The dispute resolution (DR) clause is often referred to as the “midnight clause”, which may reflect a fact that generally it is addressed at a relatively late, if not the last, stage of business negotiation. When a dispute arises, parties may eat the bitter fruit of their negligence in arranging the DR mechanism. To help readers better address the DR clause, the author provides some observations.
COMPLEX OR SIMPLE?
In most cases, it is sensible to choose a simple DR clause, especially model clauses provided by arbitral institutions or courts. The reasons are straightforward. On the one hand, it is less likely that a simple dispute resolution clause contains inconsistencies per se. On the other hand, when facing complex transactions, conflicts between DR clauses in different contracts can be effectively minimized if all these clauses are drafted in a simple fashion.
An important note: the condition precedent for a DR clause being simple is that it has contained all requisite elements under the applicable law. For instance, an arbitration clause governed by the PRC Law should meet the formality requirements set out in article 16 of the Arbitration Law, namely: (1) expressing the intent to submit disputes to arbitration; (2) outlining the matters to be arbitrated; and (3) appointing an arbitration commission.
If certain deals warrant a complex DR clause, the author suggests that the legal adviser be in place to ensure the DR clause is: (1) valid and enforceable; (2) to the advantage of the client; and (3) consistent with other relevant provisions or agreements.
BROAD OR NARROW?
With few exceptions, it is wise to employ a “broad” dispute DR clause. As a matter of fact, allowing as broad a dispute as possible to be resolved within a defined approach can effectively contribute to procedure and outcome consistency. Meanwhile, legal costs should be well under control to avoid “fights” between otherwise different DR approaches.
Imagine an extreme scenario where a clause reads: “Any dispute relating to the interpretation of this contract shall be referred to Court A, and any dispute relating to the performance of this contract shall be submitted to the arbitration of B…” A clause like this cannot be executed and there may be endless arguments over its validity and interpretation.
In practice, broad DR clauses usually begin like this: “Any dispute, controversy or claim arising out of, or relating to, this agreement, including its validity, invalidity, breach or termination, whether contractual or not (including but not limited to torts), shall be…”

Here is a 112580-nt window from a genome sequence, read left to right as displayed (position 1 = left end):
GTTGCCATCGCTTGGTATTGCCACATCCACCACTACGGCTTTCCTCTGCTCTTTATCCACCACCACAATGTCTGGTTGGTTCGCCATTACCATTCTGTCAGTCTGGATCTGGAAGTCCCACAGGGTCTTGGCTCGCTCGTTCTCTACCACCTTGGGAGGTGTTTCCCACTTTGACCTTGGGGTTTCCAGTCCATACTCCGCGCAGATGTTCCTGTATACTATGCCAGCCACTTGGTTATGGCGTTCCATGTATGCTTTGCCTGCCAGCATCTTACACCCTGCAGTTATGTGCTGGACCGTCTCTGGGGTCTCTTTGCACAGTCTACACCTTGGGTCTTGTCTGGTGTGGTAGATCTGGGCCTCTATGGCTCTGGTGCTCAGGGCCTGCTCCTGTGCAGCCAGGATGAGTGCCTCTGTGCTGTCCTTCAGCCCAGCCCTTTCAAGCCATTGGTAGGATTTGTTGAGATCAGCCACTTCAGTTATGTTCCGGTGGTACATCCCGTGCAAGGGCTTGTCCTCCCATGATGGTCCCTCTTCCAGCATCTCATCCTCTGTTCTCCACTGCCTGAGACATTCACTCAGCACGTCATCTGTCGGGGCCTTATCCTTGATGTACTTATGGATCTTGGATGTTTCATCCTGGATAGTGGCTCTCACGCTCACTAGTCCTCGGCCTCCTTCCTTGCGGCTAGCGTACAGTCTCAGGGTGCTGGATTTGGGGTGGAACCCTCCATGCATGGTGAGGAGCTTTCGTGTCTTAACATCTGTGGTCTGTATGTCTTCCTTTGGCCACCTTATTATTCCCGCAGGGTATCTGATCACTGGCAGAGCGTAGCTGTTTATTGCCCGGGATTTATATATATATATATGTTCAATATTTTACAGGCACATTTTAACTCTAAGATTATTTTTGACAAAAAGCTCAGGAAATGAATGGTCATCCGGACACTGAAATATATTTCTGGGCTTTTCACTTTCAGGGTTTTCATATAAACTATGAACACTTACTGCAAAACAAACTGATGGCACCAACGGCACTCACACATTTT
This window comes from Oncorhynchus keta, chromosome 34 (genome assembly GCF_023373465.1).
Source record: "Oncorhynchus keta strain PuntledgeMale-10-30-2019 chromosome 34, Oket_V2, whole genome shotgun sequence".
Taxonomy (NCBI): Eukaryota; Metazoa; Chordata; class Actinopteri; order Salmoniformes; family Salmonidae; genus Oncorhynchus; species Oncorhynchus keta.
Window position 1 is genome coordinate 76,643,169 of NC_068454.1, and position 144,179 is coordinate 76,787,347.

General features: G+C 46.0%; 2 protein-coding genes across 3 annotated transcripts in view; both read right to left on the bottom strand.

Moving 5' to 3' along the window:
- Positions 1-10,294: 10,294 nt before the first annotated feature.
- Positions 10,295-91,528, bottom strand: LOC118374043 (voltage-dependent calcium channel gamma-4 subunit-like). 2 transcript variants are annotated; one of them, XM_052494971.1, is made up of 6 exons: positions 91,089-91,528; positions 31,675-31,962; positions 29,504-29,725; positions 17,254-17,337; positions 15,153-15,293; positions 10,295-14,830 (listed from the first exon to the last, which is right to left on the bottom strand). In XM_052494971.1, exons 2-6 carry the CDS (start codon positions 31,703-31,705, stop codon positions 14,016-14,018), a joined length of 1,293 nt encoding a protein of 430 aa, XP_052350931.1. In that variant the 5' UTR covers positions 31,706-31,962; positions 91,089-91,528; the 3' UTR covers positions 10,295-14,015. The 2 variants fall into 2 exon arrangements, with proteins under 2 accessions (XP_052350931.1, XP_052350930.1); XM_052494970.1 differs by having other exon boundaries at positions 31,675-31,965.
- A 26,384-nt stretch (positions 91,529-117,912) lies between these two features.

LITIGATION, ARBITRATION OR OTHERS?
The choice of a specific DR approach depends on specific circumstances. General recommendations are provided below in two given scenarios:
Scenario I. If the transaction has an international nature, arbitration should be preferred for its advantage of cross-border enforcement. Since all major trading states are parties to the Convention on the Recognition and Enforcement of Foreign Arbitral Awards (aka the New York Convention), it is almost common practice for an arbitral award of a New York Convention country to be recognized and enforced in another New York Convention country.
But, on the contrary, a foreign judgment being recognized and enforced is highly uncertain, albeit not impossible, as to date there is no universally applicable convention regarding the recognition and enforcement of judgments of foreign courts. Besides, an investor may pursue investment arbitration (for example ICSID [International Centre for the Settlement of Investment Disputes] arbitration) if the counterparty is a state or the like.
Scenario II. If the parties are more concerned about the efficiency and confidentiality of dispute settlement, arbitration should be preferred. Unlike litigation, which puts more ink on justice and transparency/publicity, arbitration highlights party autonomy. Accordingly, arbitration proceedings provide more flexibility and confidentiality for users.
There are two key considerations when the transaction or dispute links the PRC. As mentioned, the PRC Law sets out unique formality requirements on arbitration clauses. On top of that, the PRC Law prohibits submissions of non-foreign-related disputes to offshore arbitration. (Exception: An arbitration agreement between wholly foreign owned enterprises incorporated in the Pilot Free Trade Zones providing commercial disputes to be submitted to offshore arbitrations will not be deemed invalid for lack of foreign-related elements). As such, foreign-related elements should be ensured in place for offshore arbitration agreements.
Chinese courts also provide limited support for offshore arbitrations due to the lack of legal bases for recognizing and enforcing interim measures of such proceedings. As such, if the other party attempts to transfer its assets in the PRC, the PRC should be considered as an option for the seat of arbitration so as to secure the appropriate preservation upon commencement of the arbitration proceedings.
The above tips are for general reference only, and by no means exhaustive. As readers may have seen, DR clauses can be categorized into various groups, including without limitation, symmetrical or asymmetrical, exclusive or non-exclusive. The author looks forward to providing more specific advice on how better arrangements can be formulated.
Cui Qiang is a partner in the Beijing office of Commerce & Finance Law Offices. He can be contacted on +86 10 6569 3399 or via email at firstname.lastname@example.org